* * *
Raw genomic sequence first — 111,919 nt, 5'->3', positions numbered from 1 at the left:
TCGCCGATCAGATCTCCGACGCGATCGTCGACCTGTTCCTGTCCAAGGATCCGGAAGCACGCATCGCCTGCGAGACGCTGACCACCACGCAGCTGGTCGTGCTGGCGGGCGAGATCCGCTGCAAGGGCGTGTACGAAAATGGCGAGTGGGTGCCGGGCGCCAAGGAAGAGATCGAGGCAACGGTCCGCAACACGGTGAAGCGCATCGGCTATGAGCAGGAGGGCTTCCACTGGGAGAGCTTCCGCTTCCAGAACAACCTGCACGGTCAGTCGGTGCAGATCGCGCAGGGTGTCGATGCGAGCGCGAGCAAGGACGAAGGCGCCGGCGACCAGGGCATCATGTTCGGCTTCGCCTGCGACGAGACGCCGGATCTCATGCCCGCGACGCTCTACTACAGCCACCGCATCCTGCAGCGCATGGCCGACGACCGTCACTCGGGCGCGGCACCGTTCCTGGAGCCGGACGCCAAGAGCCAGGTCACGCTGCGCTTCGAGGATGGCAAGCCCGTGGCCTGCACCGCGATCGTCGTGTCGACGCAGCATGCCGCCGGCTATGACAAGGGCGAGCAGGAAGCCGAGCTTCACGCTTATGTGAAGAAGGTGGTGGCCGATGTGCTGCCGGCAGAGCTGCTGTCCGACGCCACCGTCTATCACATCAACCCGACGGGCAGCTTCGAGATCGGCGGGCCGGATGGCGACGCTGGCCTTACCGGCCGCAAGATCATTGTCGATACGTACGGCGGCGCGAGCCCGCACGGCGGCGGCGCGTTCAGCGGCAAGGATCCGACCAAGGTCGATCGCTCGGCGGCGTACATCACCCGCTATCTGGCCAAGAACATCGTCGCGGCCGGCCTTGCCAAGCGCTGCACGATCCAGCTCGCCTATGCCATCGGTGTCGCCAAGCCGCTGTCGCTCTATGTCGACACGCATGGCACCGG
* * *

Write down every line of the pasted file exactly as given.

Raw genomic sequence first — 111,919 nt, 5'->3', positions numbered from 1 at the left:
TCGCCGATCAGATCTCCGACGCGATCGTCGACCTGTTCCTGTCCAAGGATCCGGAAGCACGCATCGCCTGCGAGACGCTGACCACCACGCAGCTGGTCGTGCTGGCGGGCGAGATCCGCTGCAAGGGCGTGTACGAAAATGGCGAGTGGGTGCCGGGCGCCAAGGAAGAGATCGAGGCAACGGTCCGCAACACGGTGAAGCGCATCGGCTATGAGCAGGAGGGCTTCCACTGGGAGAGCTTCCGCTTCCAGAACAACCTGCACGGTCAGTCGGTGCAGATCGCGCAGGGTGTCGATGCGAGCGCGAGCAAGGACGAAGGCGCCGGCGACCAGGGCATCATGTTCGGCTTCGCCTGCGACGAGACGCCGGATCTCATGCCCGCGACGCTCTACTACAGCCACCGCATCCTGCAGCGCATGGCCGACGACCGTCACTCGGGCGCGGCACCGTTCCTGGAGCCGGACGCCAAGAGCCAGGTCACGCTGCGCTTCGAGGATGGCAAGCCCGTGGCCTGCACCGCGATCGTCGTGTCGACGCAGCATGCCGCCGGCTATGACAAGGGCGAGCAGGAAGCCGAGCTTCACGCTTATGTGAAGAAGGTGGTGGCCGATGTGCTGCCGGCAGAGCTGCTGTCCGACGCCACCGTCTATCACATCAACCCGACGGGCAGCTTCGAGATCGGCGGGCCGGATGGCGACGCTGGCCTTACCGGCCGCAAGATCATTGTCGATACGTACGGCGGCGCGAGCCCGCACGGCGGCGGCGCGTTCAGCGGCAAGGATCCGACCAAGGTCGATCGCTCGGCGGCGTACATCACCCGCTATCTGGCCAAGAACATCGTCGCGGCCGGCCTTGCCAAGCGCTGCACGATCCAGCTCGCCTATGCCATCGGTGTCGCCAAGCCGCTGTCGCTCTATGTCGACACGCATGGCACCGG